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The Best Turntable for Beginners and New Audiophiles

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When you’re starting your journey as an audiophile, the first piece of equipment you’ll want to buy is a turntable. A good turntable opens up the wonderful world of vinyl and all its rich, analog goodness. But buying your first turntable can be a challenge. Unlike off-the-shelf hi-fi gear, turntables require a great deal of care – preamps, cartridges, and a good stylus. To help you out, we’ve put together this guide to the best turntable for beginners.

Best Overall

Pro-Ject Debut Carbon DC

4.6 out of 5 stars

  • Excellent build quality
  • Reliable performance
  • Audiophile-grade materials
Best for Beginners

Audio Technica AT LP120

4 out of 5 stars

  • Direct drive ease of use
  • Reliable performance
  • Affordable price tag
Best Bluetooth

Sony PS-LX310BT

3.9 out of 5 stars

  • Built-in Bluetooth
  • Reliable performance
  • Affordable price tag
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On paper, vinyl should have no place in an audiophile’s library. From a purely technical perspective, vinyl’s audio quality is lower than CDs and many digital formats such as FLAC. Then there are the vagaries of the physical medium itself – notches or scratches impact playback, as well as reduced HF near the inner radius. You also have to be super careful about storing vinyl – something you don’t have to even think about with digital mediums.

Yet, there is something incredibly satisfying about pulling a record from its sleeve, placing it on a turntable, and docking in the stylus. And while the sound on a CD might be cleaner, vinyl has a characteristic analog warmth that’s hard to replicate.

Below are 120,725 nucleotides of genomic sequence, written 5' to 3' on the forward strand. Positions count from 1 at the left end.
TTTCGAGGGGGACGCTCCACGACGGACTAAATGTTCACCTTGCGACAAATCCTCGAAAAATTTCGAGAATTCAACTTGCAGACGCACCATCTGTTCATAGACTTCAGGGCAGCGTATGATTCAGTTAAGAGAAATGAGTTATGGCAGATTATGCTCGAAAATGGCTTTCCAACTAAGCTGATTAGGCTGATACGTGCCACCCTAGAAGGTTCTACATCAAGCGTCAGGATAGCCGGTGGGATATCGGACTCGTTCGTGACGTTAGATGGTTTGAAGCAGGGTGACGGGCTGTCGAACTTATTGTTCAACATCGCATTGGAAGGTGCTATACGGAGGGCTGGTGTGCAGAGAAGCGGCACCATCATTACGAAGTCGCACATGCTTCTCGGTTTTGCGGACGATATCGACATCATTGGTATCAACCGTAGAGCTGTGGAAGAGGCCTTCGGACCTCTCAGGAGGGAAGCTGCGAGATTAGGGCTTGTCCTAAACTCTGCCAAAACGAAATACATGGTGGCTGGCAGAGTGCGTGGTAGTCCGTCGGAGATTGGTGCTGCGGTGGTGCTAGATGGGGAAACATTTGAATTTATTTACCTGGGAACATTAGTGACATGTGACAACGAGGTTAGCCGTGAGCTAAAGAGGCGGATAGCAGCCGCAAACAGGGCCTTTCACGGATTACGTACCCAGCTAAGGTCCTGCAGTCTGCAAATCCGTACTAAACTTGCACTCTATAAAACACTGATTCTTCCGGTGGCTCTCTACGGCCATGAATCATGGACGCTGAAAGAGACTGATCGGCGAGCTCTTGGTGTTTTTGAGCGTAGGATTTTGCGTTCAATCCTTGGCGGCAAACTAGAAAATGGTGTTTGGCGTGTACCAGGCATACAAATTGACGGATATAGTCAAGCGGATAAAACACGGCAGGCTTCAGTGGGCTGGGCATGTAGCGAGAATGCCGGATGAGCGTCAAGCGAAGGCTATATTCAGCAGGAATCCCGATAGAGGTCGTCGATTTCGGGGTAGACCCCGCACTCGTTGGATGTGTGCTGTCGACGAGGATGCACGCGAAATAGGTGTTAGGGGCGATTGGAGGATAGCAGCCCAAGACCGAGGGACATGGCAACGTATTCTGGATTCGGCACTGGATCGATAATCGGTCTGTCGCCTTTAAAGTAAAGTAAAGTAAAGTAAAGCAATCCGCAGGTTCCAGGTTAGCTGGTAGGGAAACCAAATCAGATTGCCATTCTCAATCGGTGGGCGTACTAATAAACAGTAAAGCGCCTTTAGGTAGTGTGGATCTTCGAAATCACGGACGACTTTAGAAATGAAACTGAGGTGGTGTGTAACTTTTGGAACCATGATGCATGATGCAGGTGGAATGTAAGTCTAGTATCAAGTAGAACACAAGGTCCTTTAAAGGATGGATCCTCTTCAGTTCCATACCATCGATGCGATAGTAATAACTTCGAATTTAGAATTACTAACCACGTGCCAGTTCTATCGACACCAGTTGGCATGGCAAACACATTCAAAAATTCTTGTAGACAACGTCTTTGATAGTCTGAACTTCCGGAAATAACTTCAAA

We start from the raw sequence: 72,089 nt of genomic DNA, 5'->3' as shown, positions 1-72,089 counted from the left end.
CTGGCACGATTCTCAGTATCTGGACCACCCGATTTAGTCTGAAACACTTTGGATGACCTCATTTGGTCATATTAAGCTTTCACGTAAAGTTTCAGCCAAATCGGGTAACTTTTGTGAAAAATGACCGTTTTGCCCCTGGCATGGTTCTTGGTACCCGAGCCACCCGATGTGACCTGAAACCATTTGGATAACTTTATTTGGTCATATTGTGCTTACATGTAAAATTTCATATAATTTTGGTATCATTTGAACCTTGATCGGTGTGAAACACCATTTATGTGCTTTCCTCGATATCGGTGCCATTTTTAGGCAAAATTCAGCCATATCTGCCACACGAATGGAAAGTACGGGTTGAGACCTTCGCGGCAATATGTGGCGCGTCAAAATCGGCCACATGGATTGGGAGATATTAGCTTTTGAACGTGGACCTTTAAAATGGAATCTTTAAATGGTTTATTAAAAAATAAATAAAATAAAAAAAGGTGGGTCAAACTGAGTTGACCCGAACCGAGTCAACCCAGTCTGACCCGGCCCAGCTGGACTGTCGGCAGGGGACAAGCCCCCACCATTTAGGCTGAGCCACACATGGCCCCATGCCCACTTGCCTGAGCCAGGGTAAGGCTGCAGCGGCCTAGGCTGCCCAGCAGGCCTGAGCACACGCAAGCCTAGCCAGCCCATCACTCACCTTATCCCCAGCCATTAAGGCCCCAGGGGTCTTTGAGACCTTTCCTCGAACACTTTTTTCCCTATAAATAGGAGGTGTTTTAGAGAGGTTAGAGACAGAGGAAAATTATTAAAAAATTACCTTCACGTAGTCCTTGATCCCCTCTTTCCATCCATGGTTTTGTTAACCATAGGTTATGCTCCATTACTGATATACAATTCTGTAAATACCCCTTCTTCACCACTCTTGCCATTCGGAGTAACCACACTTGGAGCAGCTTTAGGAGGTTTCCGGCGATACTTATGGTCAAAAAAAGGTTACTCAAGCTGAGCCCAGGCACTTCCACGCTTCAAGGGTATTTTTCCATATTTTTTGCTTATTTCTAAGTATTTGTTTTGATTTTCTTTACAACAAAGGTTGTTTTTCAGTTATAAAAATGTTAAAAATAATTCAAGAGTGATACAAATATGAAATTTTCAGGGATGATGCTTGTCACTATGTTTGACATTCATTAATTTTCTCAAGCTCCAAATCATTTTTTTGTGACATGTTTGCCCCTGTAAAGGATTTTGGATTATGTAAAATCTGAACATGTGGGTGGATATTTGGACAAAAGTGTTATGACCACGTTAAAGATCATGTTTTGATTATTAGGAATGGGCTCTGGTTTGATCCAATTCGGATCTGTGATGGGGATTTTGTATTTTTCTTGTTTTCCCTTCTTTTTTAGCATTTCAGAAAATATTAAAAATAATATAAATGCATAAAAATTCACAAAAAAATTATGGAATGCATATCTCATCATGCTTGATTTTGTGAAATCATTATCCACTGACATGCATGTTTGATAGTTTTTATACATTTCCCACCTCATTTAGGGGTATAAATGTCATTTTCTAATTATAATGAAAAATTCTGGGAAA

Plus, if you’re like me, you accept the pops and scratches as “battle scars” of the vinyl’s physical history.

Vinyl has, of course, enjoyed a resurgence ever since hipsters rediscovered it in the 2010s. Thanks to this renewed interest, turntables have become cheaper and more accessible. I remember hunting for cartridges and styluses on eBay (even the UK version) in the 2000s. Now, you can buy them on any retail store, including Amazon.

Because of this new-found accessibility, more and more beginners are turning to vinyl, and, by proxy, to turntables.

As a beginner, buying a turntable can be challenging. There are far too many technical terms to deal and all the standard audio brands that you know of rarely have any offerings in this category.

Which is why we put together this guide to help you buy the best turntable for beginners. Read on to find our top picks for turntables as well as get a short guide to buying the right turntable for your needs.

Our Top Pick
Pro-Ject Debut Carbon: Entry-level audiophile turntable for serious beginners

The Best Turntable for Beginners

We’ll start this guide by looking at our pick for the best turntable for beginners. After that, we’ll look at our top picks for different performance and price categories, including budget turntables and turntables for serious audiophiles.

Let’s start with our top pick:

Pro-Ject Debut Carbon DC

Pro-Ject is one of the best known brands in this category and the Debut Carbon is one of its best yet most affordable offerings. It regularly tops most list of beginner to intermediate turntables (including ours). It’s easy to see why: it has a wonderfully balanced tonearm, Ortofon 2M red cartridges, great damping, and excellent build quality. Get it with the cover and it should last you for decades.

Pro-Ject Debut Carbon is not only the best turntable for beginners, but also the best one ever made by Pro-Ject. This DC plug and play turntable comes with a pre-installed Ortofon 2M Red Cartridge, DC Power Supply, and Carbon-Fiber Tonearm. Honestly speaking the Pro-Ject Debut Carbon beats a variety of turntables in quality, value, and performance.